Theres some good google articles on fretless bass and nut height. Especially those who have done bass conversions. I recently did a nut height job on my buddies 6 string fretless. He plays for a living in an excelent band and had one built by the same guy who makes guitars for Billy Gibons of ZZ Top. He had some strings in the center that were brusing his finger tips from being too high and I had to rework the nut,

I had him hang out as I did the work and try it out as I went along.

A 12 pack later and the thing was playing like butter.

 

I worked on that bass before when he first got it. Found out the builder had done the binding side markers in the wrong place. He marked them for a fretted bass so I made him send it back and rebind and refinish the neck and engrave the proper positions for a fretless so that was dead on this time. (I dont like to touch other luthiers builds on certain things especially a major screwup like that).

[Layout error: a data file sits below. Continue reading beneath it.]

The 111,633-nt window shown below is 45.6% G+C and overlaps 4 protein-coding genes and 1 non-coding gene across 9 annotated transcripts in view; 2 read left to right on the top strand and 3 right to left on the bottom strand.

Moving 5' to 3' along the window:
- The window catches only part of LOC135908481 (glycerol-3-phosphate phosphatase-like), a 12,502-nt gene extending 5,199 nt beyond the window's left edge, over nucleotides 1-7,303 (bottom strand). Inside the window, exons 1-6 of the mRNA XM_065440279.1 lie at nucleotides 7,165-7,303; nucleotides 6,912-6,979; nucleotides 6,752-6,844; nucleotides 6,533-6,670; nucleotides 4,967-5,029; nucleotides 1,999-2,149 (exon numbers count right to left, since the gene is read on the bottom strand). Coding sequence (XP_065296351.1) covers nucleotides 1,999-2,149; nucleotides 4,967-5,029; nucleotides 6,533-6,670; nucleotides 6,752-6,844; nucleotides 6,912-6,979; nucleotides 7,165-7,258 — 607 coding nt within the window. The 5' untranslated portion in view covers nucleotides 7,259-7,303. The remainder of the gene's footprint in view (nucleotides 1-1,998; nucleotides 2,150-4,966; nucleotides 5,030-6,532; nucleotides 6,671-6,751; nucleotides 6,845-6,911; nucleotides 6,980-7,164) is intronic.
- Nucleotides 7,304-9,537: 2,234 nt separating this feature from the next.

The same adjustments hold true for a fretless as I mentioned in my other post minus the fret height. You'd be working off the fretboard with the adjustments. You still want the graduated height between the 1st and 4the strings just take the nut down slow and use the feeler gauges as a limiter. You want to be sure the strings dont touch the fretboard between the nut and where you hold the string down or they will rattel from sympathetic vibration that travel through the string and get beyond the finger holding the note down and make the string vibrate above the neck. You also dont want a nasty slapping noise either with it being too low.

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On 10/10/2009 at 1:50 PM, WRGKMC said:

You want to be sure the strings don't touch the fretboard between the nut and where you hold the string down or they will rattle from sympathetic vibration that travel through the string and get beyond the finger holding the note down and make the string vibrate above the neck.

this post ↑  is just about all I've been searching for.... (!!) thank you, WRGKMC, so much (* * * * * * ) for "throwing in" your additional observations !! :)

as a matter of fact, I've only realized it today that buzz comes also from the string touching the frets between your finger and the nut... which also explains why extreme low nut height (deep nuts?) is not such clever choice...